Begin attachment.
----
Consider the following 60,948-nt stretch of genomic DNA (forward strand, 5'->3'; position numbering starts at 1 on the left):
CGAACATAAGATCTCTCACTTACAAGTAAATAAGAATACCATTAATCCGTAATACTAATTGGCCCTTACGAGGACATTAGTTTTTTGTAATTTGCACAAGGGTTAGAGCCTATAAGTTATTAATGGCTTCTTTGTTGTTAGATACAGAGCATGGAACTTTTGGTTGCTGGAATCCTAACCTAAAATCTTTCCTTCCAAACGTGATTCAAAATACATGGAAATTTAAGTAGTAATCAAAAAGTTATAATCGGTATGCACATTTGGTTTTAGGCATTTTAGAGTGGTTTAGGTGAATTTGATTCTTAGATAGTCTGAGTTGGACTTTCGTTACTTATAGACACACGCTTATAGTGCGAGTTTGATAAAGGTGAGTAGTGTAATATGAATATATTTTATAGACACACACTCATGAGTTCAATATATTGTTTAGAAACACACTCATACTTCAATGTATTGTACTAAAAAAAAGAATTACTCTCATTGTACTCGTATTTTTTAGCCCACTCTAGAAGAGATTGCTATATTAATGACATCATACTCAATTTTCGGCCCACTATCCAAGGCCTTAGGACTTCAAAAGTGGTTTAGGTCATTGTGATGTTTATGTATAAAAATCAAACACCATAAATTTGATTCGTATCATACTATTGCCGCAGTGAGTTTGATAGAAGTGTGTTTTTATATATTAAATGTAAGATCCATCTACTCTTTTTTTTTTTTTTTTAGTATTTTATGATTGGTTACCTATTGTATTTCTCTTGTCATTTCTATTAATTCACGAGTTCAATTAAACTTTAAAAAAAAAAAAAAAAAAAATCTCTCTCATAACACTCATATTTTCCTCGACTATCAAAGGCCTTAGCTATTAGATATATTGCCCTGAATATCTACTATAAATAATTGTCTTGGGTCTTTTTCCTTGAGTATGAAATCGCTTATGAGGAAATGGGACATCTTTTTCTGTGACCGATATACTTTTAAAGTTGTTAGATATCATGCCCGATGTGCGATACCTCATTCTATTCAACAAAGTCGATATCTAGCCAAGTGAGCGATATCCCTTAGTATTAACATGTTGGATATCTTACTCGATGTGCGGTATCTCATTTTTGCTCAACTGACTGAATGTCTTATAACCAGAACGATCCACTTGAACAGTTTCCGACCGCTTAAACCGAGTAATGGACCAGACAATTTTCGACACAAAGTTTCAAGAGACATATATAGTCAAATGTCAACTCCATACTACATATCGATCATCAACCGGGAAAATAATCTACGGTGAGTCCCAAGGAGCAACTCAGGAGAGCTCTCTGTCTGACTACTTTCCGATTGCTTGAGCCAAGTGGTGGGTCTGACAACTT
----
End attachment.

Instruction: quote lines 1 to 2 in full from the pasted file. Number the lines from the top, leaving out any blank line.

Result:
Consider the following 60,948-nt stretch of genomic DNA (forward strand, 5'->3'; position numbering starts at 1 on the left):
CGAACATAAGATCTCTCACTTACAAGTAAATAAGAATACCATTAATCCGTAATACTAATTGGCCCTTACGAGGACATTAGTTTTTTGTAATTTGCACAAGGGTTAGAGCCTATAAGTTATTAATGGCTTCTTTGTTGTTAGATACAGAGCATGGAACTTTTGGTTGCTGGAATCCTAACCTAAAATCTTTCCTTCCAAACGTGATTCAAAATACATGGAAATTTAAGTAGTAATCAAAAAGTTATAATCGGTATGCACATTTGGTTTTAGGCATTTTAGAGTGGTTTAGGTGAATTTGATTCTTAGATAGTCTGAGTTGGACTTTCGTTACTTATAGACACACGCTTATAGTGCGAGTTTGATAAAGGTGAGTAGTGTAATATGAATATATTTTATAGACACACACTCATGAGTTCAATATATTGTTTAGAAACACACTCATACTTCAATGTATTGTACTAAAAAAAAGAATTACTCTCATTGTACTCGTATTTTTTAGCCCACTCTAGAAGAGATTGCTATATTAATGACATCATACTCAATTTTCGGCCCACTATCCAAGGCCTTAGGACTTCAAAAGTGGTTTAGGTCATTGTGATGTTTATGTATAAAAATCAAACACCATAAATTTGATTCGTATCATACTATTGCCGCAGTGAGTTTGATAGAAGTGTGTTTTTATATATTAAATGTAAGATCCATCTACTCTTTTTTTTTTTTTTTTAGTATTTTATGATTGGTTACCTATTGTATTTCTCTTGTCATTTCTATTAATTCACGAGTTCAATTAAACTTTAAAAAAAAAAAAAAAAAAAATCTCTCTCATAACACTCATATTTTCCTCGACTATCAAAGGCCTTAGCTATTAGATATATTGCCCTGAATATCTACTATAAATAATTGTCTTGGGTCTTTTTCCTTGAGTATGAAATCGCTTATGAGGAAATGGGACATCTTTTTCTGTGACCGATATACTTTTAAAGTTGTTAGATATCATGCCCGATGTGCGATACCTCATTCTATTCAACAAAGTCGATATCTAGCCAAGTGAGCGATATCCCTTAGTATTAACATGTTGGATATCTTACTCGATGTGCGGTATCTCATTTTTGCTCAACTGACTGAATGTCTTATAACCAGAACGATCCACTTGAACAGTTTCCGACCGCTTAAACCGAGTAATGGACCAGACAATTTTCGACACAAAGTTTCAAGAGACATATATAGTCAAATGTCAACTCCATACTACATATCGATCATCAACCGGGAAAATAATCTACGGTGAGTCCCAAGGAGCAACTCAGGAGAGCTCTCTGTCTGACTACTTTCCGATTGCTTGAGCCAAGTGGTGGGTCTGACAACTT